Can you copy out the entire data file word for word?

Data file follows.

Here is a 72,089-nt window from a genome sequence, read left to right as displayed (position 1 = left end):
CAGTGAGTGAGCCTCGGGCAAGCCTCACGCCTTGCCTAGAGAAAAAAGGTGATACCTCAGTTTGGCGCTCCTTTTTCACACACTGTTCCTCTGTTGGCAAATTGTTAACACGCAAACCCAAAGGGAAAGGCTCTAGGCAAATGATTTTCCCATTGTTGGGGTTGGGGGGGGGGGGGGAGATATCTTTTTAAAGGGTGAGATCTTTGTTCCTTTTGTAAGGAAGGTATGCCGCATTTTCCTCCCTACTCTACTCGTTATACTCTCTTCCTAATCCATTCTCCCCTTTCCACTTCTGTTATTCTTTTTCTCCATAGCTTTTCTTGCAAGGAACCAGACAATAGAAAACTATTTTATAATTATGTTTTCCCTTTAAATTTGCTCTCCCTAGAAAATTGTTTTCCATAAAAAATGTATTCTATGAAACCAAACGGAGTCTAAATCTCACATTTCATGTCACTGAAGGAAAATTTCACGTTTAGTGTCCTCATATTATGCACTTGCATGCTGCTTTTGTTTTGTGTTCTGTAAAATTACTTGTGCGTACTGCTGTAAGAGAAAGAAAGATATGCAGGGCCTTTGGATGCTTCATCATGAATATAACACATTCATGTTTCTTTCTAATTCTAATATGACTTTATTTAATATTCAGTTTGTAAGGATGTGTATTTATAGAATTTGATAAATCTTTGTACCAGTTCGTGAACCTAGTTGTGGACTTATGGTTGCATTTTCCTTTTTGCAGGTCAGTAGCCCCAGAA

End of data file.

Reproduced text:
Here is a 72,089-nt window from a genome sequence, read left to right as displayed (position 1 = left end):
CAGTGAGTGAGCCTCGGGCAAGCCTCACGCCTTGCCTAGAGAAAAAAGGTGATACCTCAGTTTGGCGCTCCTTTTTCACACACTGTTCCTCTGTTGGCAAATTGTTAACACGCAAACCCAAAGGGAAAGGCTCTAGGCAAATGATTTTCCCATTGTTGGGGTTGGGGGGGGGGGGGGAGATATCTTTTTAAAGGGTGAGATCTTTGTTCCTTTTGTAAGGAAGGTATGCCGCATTTTCCTCCCTACTCTACTCGTTATACTCTCTTCCTAATCCATTCTCCCCTTTCCACTTCTGTTATTCTTTTTCTCCATAGCTTTTCTTGCAAGGAACCAGACAATAGAAAACTATTTTATAATTATGTTTTCCCTTTAAATTTGCTCTCCCTAGAAAATTGTTTTCCATAAAAAATGTATTCTATGAAACCAAACGGAGTCTAAATCTCACATTTCATGTCACTGAAGGAAAATTTCACGTTTAGTGTCCTCATATTATGCACTTGCATGCTGCTTTTGTTTTGTGTTCTGTAAAATTACTTGTGCGTACTGCTGTAAGAGAAAGAAAGATATGCAGGGCCTTTGGATGCTTCATCATGAATATAACACATTCATGTTTCTTTCTAATTCTAATATGACTTTATTTAATATTCAGTTTGTAAGGATGTGTATTTATAGAATTTGATAAATCTTTGTACCAGTTCGTGAACCTAGTTGTGGACTTATGGTTGCATTTTCCTTTTTGCAGGTCAGTAGCCCCAGAA